Champions League Final Shows Dominance of Spanish Soccer

One year removed from what was being deemed the beginning of a brand new era in European soccer, things have righted themselves in the most appropriate of ways.

In the semifinals of the 2012-13 UEFA Champions League Spanish giants Real Madrid and Barcelona were eliminated by German clubs Borussia Dortmund and Bayern Munich in embarrassing fashion.

Although Munich playing well wasn’t new to the world, Dortmund dominating Real prompted some pundits to claim that the Spanish reign was over in Europe.

But now, following Real taking down crosstown rivals Atletico Madrid, it looks like all that talk was for naught.

Despite the claims that Bayern were supposed to be one of the greatest teams ever assembled, with new manager Pep Guardiola leading the way, the Champions League holders were pushed out of the competition by eventual winners Real.

Oh, and the Europa League, Europe’s second best cup competition, was won by La Liga side Sevilla.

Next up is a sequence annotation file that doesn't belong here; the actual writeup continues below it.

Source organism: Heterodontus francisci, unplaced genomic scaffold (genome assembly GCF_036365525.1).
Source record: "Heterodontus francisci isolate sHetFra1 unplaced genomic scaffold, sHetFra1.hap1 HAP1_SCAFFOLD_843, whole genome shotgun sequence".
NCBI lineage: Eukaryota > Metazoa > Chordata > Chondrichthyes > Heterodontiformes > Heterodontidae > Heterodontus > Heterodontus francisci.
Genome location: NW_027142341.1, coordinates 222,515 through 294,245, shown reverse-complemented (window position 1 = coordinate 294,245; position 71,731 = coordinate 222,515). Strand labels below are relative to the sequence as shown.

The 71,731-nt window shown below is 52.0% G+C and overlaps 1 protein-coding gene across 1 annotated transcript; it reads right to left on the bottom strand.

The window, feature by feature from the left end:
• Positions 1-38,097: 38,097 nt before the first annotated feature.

So just a year after the end of Spanish dominance, Europe is completely dominated by Spain.

Ironic, isn’t it?

Although it wouldn’t surprise me at all to see Munich back at the top of Europe again next season, declaring a balance of power seems a little premature.

Real Madrid is the world’s most successful club, claiming 32 La Liga titles to go along with their 10 European crowns, and despite some of its most prominent players reaching the twilight of their careers, Barcelona will continue to be a force.

Although Atletico is likely to take a step back next season, likely losing striker Diego Costa among other players this summer, the talent in place there should be enough for another run in the Champions League next year.

But this brings us to the bigger point, Spanish football will never truly go away as a power because there is money at the big clubs.

As long as these teams stay rich, they will stay relevant. That is just the way the modern world of soccer works, even teams with renowned youth systems like Barcelona would struggle to compete regularly strong finances.

At the FIFA World Cup this summer Spain will be looking to capture it’s fourth consecutive major international championship, after winning the Euro’s in 2008 and 2012 and winning the World Cup in South Africa in 2010.

If the squad can capture this unprecedented level of success, it heads into Brazil as the No. 1-ranked team in the world, Spanish soccer will be in a stronger place than it has ever been.

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